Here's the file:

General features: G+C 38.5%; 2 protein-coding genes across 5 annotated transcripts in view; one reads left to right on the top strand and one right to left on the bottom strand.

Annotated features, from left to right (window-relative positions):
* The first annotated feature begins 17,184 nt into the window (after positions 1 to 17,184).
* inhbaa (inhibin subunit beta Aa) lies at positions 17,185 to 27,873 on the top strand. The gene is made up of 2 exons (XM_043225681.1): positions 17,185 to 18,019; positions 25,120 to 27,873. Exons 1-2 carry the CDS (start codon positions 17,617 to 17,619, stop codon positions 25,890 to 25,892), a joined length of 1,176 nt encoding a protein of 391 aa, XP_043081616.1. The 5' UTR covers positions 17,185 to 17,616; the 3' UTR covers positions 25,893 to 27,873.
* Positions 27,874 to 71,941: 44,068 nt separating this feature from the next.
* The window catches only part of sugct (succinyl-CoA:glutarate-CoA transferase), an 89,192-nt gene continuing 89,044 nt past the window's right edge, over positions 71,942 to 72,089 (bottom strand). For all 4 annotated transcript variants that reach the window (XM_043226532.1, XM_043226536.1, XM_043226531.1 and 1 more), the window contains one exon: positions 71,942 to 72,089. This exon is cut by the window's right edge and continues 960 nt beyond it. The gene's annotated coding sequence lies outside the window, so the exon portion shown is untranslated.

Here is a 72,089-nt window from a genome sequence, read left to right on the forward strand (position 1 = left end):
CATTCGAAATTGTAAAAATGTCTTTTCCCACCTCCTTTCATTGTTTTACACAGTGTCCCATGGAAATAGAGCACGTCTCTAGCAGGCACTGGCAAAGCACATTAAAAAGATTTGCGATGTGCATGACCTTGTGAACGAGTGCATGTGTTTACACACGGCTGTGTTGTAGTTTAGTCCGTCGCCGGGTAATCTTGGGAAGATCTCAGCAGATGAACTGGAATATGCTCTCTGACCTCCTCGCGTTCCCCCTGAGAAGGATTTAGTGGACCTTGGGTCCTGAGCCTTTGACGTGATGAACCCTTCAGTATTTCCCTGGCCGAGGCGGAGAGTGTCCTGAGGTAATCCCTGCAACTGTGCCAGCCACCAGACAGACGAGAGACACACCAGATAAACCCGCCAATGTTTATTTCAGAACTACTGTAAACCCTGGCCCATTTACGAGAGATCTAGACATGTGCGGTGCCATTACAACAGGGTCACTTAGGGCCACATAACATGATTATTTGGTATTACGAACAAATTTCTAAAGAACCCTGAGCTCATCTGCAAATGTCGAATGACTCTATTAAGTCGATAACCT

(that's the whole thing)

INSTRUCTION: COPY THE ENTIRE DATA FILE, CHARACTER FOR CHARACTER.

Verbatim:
General features: G+C 38.5%; 2 protein-coding genes across 5 annotated transcripts in view; one reads left to right on the top strand and one right to left on the bottom strand.

Annotated features, from left to right (window-relative positions):
* The first annotated feature begins 17,184 nt into the window (after positions 1 to 17,184).
* inhbaa (inhibin subunit beta Aa) lies at positions 17,185 to 27,873 on the top strand. The gene is made up of 2 exons (XM_043225681.1): positions 17,185 to 18,019; positions 25,120 to 27,873. Exons 1-2 carry the CDS (start codon positions 17,617 to 17,619, stop codon positions 25,890 to 25,892), a joined length of 1,176 nt encoding a protein of 391 aa, XP_043081616.1. The 5' UTR covers positions 17,185 to 17,616; the 3' UTR covers positions 25,893 to 27,873.
* Positions 27,874 to 71,941: 44,068 nt separating this feature from the next.
* The window catches only part of sugct (succinyl-CoA:glutarate-CoA transferase), an 89,192-nt gene continuing 89,044 nt past the window's right edge, over positions 71,942 to 72,089 (bottom strand). For all 4 annotated transcript variants that reach the window (XM_043226532.1, XM_043226536.1, XM_043226531.1 and 1 more), the window contains one exon: positions 71,942 to 72,089. This exon is cut by the window's right edge and continues 960 nt beyond it. The gene's annotated coding sequence lies outside the window, so the exon portion shown is untranslated.

Here is a 72,089-nt window from a genome sequence, read left to right on the forward strand (position 1 = left end):
CATTCGAAATTGTAAAAATGTCTTTTCCCACCTCCTTTCATTGTTTTACACAGTGTCCCATGGAAATAGAGCACGTCTCTAGCAGGCACTGGCAAAGCACATTAAAAAGATTTGCGATGTGCATGACCTTGTGAACGAGTGCATGTGTTTACACACGGCTGTGTTGTAGTTTAGTCCGTCGCCGGGTAATCTTGGGAAGATCTCAGCAGATGAACTGGAATATGCTCTCTGACCTCCTCGCGTTCCCCCTGAGAAGGATTTAGTGGACCTTGGGTCCTGAGCCTTTGACGTGATGAACCCTTCAGTATTTCCCTGGCCGAGGCGGAGAGTGTCCTGAGGTAATCCCTGCAACTGTGCCAGCCACCAGACAGACGAGAGACACACCAGATAAACCCGCCAATGTTTATTTCAGAACTACTGTAAACCCTGGCCCATTTACGAGAGATCTAGACATGTGCGGTGCCATTACAACAGGGTCACTTAGGGCCACATAACATGATTATTTGGTATTACGAACAAATTTCTAAAGAACCCTGAGCTCATCTGCAAATGTCGAATGACTCTATTAAGTCGATAACCT